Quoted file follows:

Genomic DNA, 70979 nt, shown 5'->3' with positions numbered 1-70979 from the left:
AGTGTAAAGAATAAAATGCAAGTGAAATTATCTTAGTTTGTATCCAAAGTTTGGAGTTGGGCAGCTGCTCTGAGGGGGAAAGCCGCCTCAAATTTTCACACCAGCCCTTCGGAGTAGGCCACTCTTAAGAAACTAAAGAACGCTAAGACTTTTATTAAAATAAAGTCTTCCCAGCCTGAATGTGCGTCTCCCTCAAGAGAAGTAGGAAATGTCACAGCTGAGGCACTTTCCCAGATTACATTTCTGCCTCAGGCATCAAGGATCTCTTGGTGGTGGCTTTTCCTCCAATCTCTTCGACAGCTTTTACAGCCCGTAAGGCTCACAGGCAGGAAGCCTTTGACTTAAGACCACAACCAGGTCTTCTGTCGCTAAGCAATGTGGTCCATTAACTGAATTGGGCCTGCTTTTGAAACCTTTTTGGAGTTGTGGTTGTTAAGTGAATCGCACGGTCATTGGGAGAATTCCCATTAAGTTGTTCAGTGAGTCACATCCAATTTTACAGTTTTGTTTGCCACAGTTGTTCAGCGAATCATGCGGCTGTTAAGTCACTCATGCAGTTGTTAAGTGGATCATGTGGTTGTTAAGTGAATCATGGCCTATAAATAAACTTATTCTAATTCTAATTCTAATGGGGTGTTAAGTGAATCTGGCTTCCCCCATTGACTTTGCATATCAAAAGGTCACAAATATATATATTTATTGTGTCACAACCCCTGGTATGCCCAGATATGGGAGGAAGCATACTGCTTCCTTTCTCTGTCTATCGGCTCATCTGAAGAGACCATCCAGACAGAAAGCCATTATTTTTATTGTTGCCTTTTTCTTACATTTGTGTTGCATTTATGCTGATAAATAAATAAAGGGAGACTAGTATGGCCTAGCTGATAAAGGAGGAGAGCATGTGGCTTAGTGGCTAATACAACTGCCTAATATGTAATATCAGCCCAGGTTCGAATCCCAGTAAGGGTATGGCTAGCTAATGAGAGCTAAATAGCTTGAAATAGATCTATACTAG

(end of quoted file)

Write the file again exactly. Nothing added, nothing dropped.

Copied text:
Genomic DNA, 70979 nt, shown 5'->3' with positions numbered 1-70979 from the left:
AGTGTAAAGAATAAAATGCAAGTGAAATTATCTTAGTTTGTATCCAAAGTTTGGAGTTGGGCAGCTGCTCTGAGGGGGAAAGCCGCCTCAAATTTTCACACCAGCCCTTCGGAGTAGGCCACTCTTAAGAAACTAAAGAACGCTAAGACTTTTATTAAAATAAAGTCTTCCCAGCCTGAATGTGCGTCTCCCTCAAGAGAAGTAGGAAATGTCACAGCTGAGGCACTTTCCCAGATTACATTTCTGCCTCAGGCATCAAGGATCTCTTGGTGGTGGCTTTTCCTCCAATCTCTTCGACAGCTTTTACAGCCCGTAAGGCTCACAGGCAGGAAGCCTTTGACTTAAGACCACAACCAGGTCTTCTGTCGCTAAGCAATGTGGTCCATTAACTGAATTGGGCCTGCTTTTGAAACCTTTTTGGAGTTGTGGTTGTTAAGTGAATCGCACGGTCATTGGGAGAATTCCCATTAAGTTGTTCAGTGAGTCACATCCAATTTTACAGTTTTGTTTGCCACAGTTGTTCAGCGAATCATGCGGCTGTTAAGTCACTCATGCAGTTGTTAAGTGGATCATGTGGTTGTTAAGTGAATCATGGCCTATAAATAAACTTATTCTAATTCTAATTCTAATGGGGTGTTAAGTGAATCTGGCTTCCCCCATTGACTTTGCATATCAAAAGGTCACAAATATATATATTTATTGTGTCACAACCCCTGGTATGCCCAGATATGGGAGGAAGCATACTGCTTCCTTTCTCTGTCTATCGGCTCATCTGAAGAGACCATCCAGACAGAAAGCCATTATTTTTATTGTTGCCTTTTTCTTACATTTGTGTTGCATTTATGCTGATAAATAAATAAAGGGAGACTAGTATGGCCTAGCTGATAAAGGAGGAGAGCATGTGGCTTAGTGGCTAATACAACTGCCTAATATGTAATATCAGCCCAGGTTCGAATCCCAGTAAGGGTATGGCTAGCTAATGAGAGCTAAATAGCTTGAAATAGATCTATACTAG